DEFOREST — According to Dennis Frame, a former Extension agent who now owns his own consulting firm, farmers have to be free to experiment and try new ideas, matching farming systems with the landscape of their operations. Farmer-led conservation groups, like Yahara Pride Farms in southern Wisconsin, are the perfect avenues to allow them to do just that.

Yahara Pride Farms held its annual watershed-wide conference March 7, inviting farmers, agribusiness professionals and community members to learn more about the nonprofit organization that encourages modern sustainable agriculture practices to improve soil and water quality in the Yahara Watershed through a cost-share and incentive program, certification programs, the sharing of data reports and educational events.

Frame, who also serves as the resource manager for Yahara Pride Farms, again provided attendees to the conference with a report card of how farmers did in the watershed for 2017 and how the information compared with other years of data collection.

In the area of cover crops, the 33 farms involved in the group planted 212 fields equalling 4,483 acres in 2017, down by 1,368 acres over 2016. Having these acres of cover crops allowed for a reduction of 7,300 pounds of phosphorus, which can make its way into lakes and streams.

Fifteen farms participated in the organization’s low-disturbance manure-injection program in 2017, enrolling 223 fields equalling 3,885 tillable acres. The average phosphorus reduction on these fields was 1.4 pounds per acre, with a total phosphorus reduction of 6,039 pounds.

Participation in Yahara Pride Farms’ low-disturbance manure injection has grown from just 361 tillable acres in the program in 2013 to the 3,885 tillable acres recorded in 2017. In 2016, 1,203 tillable acres were enrolled in the program, showing growth even from the previous year.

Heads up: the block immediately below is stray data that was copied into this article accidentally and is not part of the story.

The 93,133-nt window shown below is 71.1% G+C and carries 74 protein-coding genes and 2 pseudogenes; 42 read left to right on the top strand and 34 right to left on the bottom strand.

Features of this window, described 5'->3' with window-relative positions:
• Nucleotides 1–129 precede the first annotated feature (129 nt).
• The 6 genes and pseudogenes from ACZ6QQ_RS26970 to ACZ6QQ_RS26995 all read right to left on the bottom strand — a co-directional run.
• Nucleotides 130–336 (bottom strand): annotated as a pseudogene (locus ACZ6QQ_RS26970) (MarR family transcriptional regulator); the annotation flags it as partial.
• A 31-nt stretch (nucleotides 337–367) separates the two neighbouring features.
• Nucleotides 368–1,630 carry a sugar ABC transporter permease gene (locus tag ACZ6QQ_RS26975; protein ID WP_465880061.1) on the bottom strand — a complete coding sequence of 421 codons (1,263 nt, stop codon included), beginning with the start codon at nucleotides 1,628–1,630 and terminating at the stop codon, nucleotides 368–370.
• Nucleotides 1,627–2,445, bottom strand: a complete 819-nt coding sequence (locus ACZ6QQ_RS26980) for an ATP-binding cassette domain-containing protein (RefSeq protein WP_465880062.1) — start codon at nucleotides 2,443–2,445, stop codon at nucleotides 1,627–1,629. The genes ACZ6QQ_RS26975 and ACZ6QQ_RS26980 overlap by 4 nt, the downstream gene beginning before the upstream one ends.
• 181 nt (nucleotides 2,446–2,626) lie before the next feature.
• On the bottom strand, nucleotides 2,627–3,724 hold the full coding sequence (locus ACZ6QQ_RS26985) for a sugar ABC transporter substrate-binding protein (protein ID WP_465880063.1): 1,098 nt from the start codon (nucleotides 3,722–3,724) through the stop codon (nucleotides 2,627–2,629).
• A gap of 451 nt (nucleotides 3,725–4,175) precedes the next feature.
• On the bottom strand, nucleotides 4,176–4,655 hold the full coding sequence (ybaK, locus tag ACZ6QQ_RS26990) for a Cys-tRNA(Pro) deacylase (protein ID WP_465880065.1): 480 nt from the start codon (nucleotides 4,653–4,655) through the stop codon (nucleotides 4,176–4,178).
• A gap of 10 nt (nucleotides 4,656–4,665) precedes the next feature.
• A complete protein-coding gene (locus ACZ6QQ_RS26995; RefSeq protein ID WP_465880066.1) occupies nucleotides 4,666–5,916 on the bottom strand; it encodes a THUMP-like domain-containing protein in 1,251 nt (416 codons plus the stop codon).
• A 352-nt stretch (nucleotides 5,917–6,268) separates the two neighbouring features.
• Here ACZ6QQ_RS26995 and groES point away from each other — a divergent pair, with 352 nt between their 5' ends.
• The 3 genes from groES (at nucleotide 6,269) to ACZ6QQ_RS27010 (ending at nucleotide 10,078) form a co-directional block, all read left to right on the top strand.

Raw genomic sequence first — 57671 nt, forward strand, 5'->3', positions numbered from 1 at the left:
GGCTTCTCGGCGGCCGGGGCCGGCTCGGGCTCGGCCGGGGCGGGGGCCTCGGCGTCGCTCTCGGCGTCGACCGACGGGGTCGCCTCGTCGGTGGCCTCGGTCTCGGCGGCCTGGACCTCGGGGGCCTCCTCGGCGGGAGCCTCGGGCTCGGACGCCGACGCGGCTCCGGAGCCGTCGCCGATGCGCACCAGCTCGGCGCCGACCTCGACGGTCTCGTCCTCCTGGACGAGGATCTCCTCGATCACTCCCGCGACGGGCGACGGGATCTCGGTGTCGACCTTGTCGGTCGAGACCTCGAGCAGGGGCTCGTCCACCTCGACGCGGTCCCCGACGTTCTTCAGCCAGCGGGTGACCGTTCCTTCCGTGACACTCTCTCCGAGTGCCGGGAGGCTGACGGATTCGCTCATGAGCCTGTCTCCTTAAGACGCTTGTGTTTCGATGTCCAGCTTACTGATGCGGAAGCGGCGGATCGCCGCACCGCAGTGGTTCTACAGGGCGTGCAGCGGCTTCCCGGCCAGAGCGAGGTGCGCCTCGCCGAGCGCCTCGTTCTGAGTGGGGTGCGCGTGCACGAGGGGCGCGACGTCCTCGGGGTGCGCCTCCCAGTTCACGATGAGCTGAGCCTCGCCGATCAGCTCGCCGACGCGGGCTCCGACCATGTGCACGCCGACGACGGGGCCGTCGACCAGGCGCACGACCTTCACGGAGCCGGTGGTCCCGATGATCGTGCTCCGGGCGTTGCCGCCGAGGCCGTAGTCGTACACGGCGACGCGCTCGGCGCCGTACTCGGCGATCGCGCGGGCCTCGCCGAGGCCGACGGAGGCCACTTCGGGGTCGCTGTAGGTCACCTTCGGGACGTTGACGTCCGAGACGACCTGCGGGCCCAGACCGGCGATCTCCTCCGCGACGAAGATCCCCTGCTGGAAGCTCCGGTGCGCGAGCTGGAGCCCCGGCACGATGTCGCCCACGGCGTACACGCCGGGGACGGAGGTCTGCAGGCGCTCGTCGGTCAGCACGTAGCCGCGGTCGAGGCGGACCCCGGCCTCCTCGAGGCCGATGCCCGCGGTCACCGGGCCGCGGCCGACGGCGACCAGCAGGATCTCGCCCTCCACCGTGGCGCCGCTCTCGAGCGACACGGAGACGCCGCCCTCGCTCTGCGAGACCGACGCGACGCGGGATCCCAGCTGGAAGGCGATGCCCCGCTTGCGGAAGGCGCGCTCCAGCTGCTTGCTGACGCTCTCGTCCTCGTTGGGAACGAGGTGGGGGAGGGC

Frame believes the northern part of the watershed has the biggest potential to grow in this area.

The combined use of cover crops, low-disturbance manure injection, low-disturbance deep tillage, strip tillage, headland stacking manure and other combined practices allowed for Yahara Pride Farms to keep 18,859 pounds of phosphorus from running off their fields in 2017.

“I remember when you were first talking about doing this stuff,” Frame said. “These practices make a whole lot of sense in this watershed.”

He also offered four keys to success for farmers reaching toward sustainability but also desiring to make a profit: control soil loss and eliminate gully erosion; reduce phosphorus accumulation at the soil’s surface by incorporating it into the soil with as little soil disturbance as possible; use SNAP+ to get ideas on crop rotations, proper nutrient application rates and tillage; and be really careful with timing.

However, “there is no one answer,” he said. “Think about your farm and your conditions and realize there is no silver bullet that solves nutrient and sediment loss.”

For more information on Yahara Pride Farms, including the 2017 phosphorus report and information on their cost-share program, visit www.yaharapridefarms.org.

Recommended for you